Na Matavuvale.

Ni Sa Bula Vinaka!

Things are going great here.

This Monday, we had a Family Home Evening with Eseta, our recent convert.  We explained the love and unity that comes from having family devotional with songs, scriptures, and games, once a week can bring, and we really enjoyed demonstrating it that night.  Eseta loved Family Home Evening.  It was just us, her daughter, and her grandchildren.  She got so into it, she even played the game we had prepared for her grandkids (Put a biscuit on your forehead and wiggle your eyebrows and nose until it slides into your mouth).  We laughed the whole time, and Sister Siale and I really felt at home that hour we got to spend sitting together with our family in a house on stilts on the banks of the Rewa river.

Tuesday is always district meeting day.  One of our zone leaders gave a really powerful insight on the importance of temples and family history work.  He quoted D&C 128:15, and talking about our families said, “their salvation is necessary and essential to out salvation, as Paul says concerning the fathers – that they without us cannot be made perfect– neither can we without our dead be made perfect.”  I know it’s true.  We are not complete without our families.  I always knew it, but I’ve really felt it now.  I treasure my family.  They’re a huge part of who I am.  If they’re happy, I’m happy.  No matter what’s going on in my personal life.  And I know that missionary work, love, and service are the only things that would ever keep me away from them for eighteen months.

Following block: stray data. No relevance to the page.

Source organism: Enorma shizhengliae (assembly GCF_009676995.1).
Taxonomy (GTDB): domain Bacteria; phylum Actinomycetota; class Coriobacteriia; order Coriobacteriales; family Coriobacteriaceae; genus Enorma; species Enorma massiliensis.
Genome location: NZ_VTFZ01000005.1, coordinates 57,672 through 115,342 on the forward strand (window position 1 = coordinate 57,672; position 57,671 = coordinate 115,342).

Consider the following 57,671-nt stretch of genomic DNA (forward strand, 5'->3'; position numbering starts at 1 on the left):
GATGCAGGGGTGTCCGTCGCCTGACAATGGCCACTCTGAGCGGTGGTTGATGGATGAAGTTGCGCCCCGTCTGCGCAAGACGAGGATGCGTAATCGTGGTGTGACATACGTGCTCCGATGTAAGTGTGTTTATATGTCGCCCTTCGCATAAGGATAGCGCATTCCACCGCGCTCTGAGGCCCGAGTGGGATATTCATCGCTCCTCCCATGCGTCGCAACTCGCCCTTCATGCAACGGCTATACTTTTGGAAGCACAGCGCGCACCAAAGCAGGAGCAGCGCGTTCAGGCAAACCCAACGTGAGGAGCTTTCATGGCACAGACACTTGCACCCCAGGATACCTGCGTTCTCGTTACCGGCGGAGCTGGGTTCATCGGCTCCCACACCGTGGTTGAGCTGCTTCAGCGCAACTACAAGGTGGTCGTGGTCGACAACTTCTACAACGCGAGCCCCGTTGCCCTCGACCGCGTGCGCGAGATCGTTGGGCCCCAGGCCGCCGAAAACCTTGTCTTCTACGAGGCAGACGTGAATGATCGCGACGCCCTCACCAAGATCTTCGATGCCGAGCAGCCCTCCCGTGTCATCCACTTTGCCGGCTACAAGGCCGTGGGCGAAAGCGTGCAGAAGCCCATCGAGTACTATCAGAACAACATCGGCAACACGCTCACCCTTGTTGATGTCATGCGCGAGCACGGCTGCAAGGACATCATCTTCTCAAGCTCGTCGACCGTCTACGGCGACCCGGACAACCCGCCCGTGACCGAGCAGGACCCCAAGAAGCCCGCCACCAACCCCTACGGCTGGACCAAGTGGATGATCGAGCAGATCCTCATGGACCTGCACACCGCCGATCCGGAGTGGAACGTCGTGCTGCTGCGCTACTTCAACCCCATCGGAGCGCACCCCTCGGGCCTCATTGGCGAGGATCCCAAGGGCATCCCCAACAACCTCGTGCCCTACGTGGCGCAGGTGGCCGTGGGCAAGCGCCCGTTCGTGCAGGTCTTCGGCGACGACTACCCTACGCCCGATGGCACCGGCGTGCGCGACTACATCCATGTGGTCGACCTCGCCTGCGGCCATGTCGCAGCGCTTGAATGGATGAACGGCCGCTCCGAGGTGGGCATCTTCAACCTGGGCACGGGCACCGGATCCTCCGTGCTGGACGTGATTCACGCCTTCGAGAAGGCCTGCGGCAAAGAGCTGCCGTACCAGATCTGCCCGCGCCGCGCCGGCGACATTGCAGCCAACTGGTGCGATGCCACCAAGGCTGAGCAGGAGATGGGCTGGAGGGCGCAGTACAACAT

We spent most of Wednesday with a wonderful sister who was baptized in 1993.  She shared four referrals with us, some delicious pumpkin curry, and her life story.  Everyone I’ve met in Fiji has a story, and I’ve found that all of them are interesting.  In hers, she received a Book of Mormon three years before she got baptized, and she read it just about every night, “like a storybook”.  She didn’t know that it was scripture, but she loved reading it.  She met missionaries three years later that somehow manged to sneak their way past her two big dobermans.  She took the lessons from them, was baptized, and wanted to go to the LDS temple.  The closest temple at the time was in Tonga, so she worked for months and months to gather up the money she needed for the plane fare.  She bought about a hundred chickens and worked to sell eggs to all her friends and neighbors until she earned enough to pay off the chickens and pay for her fare.  She was able to do her own temple work, came home again, and found out that her oldest son had passed away.  Her family and friends shunned her, blaming her change in religion for her son’s death.  Heartbroken, she still did everything she could to reach out to those around her, and her husband was baptized soon after.  Now, the family is strong in the gospel together, and her family is an example in the community of love, faith, and service.  Sister Siale and I really enjoyed the time we spent with her.